On January 1st, savouring my day off work and determined to get the year off to a good start, I settled down with Still Glides the Stream by D.E. Stevenson. There is nothing quite so nice as beginning a New Year in the company of an old, dependable friend.
Published in 1959, Still Glides the Stream begins with thirty-five year old Will Hastie returning home to Scotland after years abroad in the Army, intent on learning to farm the family estate, Broadmeadows. Will settles in quickly, enjoying his time with his father and reigniting his acquaintance with the Elliot Murray family. Growing up, Will and the Elliot Murray children, Rae and Patty, had been inseparable. By the time the story begins, Rae has been dead for many years, killed in France during the war. Patty, still at home and still unmarried (though engaged) at thirty-four, is just as friendly as ever though and she and Will are delighted to strike up their old friendship.
When Patty mentions a curious letter she received from Rae shortly before his death, Will tells her not to worry herself over it. But, knowing that Rae would never have written such odd words without some purpose, he privately decides to look into the mystery. He leaves for France soon after (conveniently avoiding meeting Patty’s awful fiancé during his visit).
In France, he discovers Rae’s secret: his friend had married a French girl, Julie, and was not sure how to tell his family about her. Will tracks down Julie and discovers not just Rae’s widow but also his son, Tom. Julie’s excuses for not having made her husband’s family aware of herself or her child are rather weak but handy for plot’s sake so we won’t dwell too much on that. Conveniently, both Julie and Tom speak excellent English; Julie, knowing how much Rae loved his family home, has seen to it that Tom had English lessons so that he would one day be ready to join the Elliot Murrays’ world.
Will brings Julie and Tom back to Scotland, everyone adores them, etc, etc. Will briefly thinks he is in love with the lovely Julie but by the end of the book realises that, of course, he has been in love with the steady Patty all along. All ends well, with everyone suitably married off and young Tom happily adapting to his new Scottish home.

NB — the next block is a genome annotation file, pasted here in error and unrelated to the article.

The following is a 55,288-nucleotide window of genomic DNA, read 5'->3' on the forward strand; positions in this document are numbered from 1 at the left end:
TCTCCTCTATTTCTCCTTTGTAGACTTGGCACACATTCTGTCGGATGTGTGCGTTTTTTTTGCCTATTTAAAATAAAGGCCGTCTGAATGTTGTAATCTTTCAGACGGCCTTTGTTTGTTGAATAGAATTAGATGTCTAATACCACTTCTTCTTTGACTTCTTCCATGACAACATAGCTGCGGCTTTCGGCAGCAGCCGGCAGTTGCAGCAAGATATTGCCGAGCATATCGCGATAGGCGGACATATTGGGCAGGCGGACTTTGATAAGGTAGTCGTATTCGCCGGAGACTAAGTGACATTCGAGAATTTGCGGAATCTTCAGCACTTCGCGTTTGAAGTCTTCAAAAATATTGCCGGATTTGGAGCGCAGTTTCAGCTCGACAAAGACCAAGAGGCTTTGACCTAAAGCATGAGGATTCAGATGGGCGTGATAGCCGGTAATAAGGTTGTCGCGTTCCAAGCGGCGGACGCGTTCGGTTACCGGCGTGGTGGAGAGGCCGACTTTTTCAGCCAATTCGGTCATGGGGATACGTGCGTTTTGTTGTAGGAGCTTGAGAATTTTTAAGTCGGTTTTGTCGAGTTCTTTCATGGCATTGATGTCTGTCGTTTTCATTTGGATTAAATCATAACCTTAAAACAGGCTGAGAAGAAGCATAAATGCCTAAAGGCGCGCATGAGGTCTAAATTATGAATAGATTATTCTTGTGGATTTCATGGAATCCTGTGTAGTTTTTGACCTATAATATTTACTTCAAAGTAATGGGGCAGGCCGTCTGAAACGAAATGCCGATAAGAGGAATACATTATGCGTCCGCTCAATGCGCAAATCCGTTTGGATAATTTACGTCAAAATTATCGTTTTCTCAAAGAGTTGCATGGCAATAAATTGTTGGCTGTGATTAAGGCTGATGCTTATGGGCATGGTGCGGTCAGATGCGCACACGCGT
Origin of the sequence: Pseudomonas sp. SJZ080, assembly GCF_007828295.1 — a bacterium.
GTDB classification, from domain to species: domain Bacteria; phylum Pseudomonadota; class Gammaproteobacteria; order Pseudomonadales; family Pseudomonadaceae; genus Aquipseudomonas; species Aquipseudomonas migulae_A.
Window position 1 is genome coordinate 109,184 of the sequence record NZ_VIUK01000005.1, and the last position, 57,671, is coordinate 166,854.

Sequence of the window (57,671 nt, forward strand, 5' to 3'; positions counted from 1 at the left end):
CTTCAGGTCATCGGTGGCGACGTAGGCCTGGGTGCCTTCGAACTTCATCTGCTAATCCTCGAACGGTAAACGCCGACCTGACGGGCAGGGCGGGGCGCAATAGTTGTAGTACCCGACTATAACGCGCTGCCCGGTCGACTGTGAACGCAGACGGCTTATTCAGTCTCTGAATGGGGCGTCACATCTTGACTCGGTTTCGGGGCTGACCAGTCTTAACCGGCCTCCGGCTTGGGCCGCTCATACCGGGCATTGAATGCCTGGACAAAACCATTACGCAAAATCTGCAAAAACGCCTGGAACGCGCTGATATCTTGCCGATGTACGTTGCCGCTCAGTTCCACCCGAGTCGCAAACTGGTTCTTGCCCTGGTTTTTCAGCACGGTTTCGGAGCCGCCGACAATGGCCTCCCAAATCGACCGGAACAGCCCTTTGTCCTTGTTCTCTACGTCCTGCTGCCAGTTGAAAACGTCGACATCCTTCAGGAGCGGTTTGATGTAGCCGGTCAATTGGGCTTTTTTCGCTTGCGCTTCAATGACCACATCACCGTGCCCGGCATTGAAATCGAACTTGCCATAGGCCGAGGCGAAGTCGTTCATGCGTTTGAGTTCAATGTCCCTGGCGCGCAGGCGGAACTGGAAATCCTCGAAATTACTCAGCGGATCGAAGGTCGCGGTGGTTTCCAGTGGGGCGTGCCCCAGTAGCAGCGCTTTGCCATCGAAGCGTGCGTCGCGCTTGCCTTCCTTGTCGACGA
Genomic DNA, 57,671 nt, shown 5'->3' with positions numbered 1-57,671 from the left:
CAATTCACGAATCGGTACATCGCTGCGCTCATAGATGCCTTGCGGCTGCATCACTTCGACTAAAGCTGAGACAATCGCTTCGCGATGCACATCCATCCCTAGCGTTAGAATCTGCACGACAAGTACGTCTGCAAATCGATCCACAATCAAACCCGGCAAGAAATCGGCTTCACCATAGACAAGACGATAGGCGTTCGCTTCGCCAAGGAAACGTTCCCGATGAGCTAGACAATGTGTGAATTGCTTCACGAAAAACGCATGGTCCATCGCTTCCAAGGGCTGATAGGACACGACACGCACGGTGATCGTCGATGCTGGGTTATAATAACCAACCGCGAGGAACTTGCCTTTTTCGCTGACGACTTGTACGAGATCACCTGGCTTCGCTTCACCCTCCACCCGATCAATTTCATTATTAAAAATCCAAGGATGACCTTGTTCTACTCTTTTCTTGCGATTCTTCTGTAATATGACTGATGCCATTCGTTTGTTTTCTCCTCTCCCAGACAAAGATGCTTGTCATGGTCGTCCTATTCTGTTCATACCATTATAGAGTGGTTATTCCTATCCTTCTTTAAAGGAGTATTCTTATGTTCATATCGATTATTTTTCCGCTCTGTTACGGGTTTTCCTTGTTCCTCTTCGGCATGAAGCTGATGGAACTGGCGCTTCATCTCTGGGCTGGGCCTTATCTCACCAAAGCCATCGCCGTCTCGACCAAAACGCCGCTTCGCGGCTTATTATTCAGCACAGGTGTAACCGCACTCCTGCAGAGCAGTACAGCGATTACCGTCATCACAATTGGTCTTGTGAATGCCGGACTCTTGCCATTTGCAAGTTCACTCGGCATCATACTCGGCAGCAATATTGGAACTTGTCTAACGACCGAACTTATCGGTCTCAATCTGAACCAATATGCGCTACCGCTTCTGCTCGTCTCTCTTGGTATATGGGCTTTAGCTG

Julie is an interesting D.E.S. character. She is very lovely and good and, though in some ways Patty’s rival, the two become dear friends. But she is cold and cautious in a way that horrifies Will when he realises it. She wants a steady, comfortable life, not a love affair, and so is perfectly happy to marry for position rather than passion. She wants to be back among people she understands, whose customs she knows. “To me,” she says, “it seems sensible and right to marry a good kind man, to be his wife and the mother of his children.” Patty and Will, both romantics (albeit of a silent Scottish strain), are deeply disillusioned with her after this revelation. I, personally, rather admire her level-headed pragmatism.
But bizarrely, though much is made of Julie’s plans to arrange a comfortable but unromantic future for herself, little is made of her willingness to leave her son in Scotland while she returns to France. It seems in character for her to do so (as she says early on, she has always known that Tom would one day go to live among his father’s people) but wildly out of character for the family-oriented (and rather judgemental) Will and Patty to make no horrified exclamations about her being an unnatural mother
Still Glides the Streams fits neatly in among the bulk of D.E.S.’s good-but-not-great works. The plot may be flimsy and the characters one dimensional but D.E.S. had a gift of making such unpromising stuff into something really charming.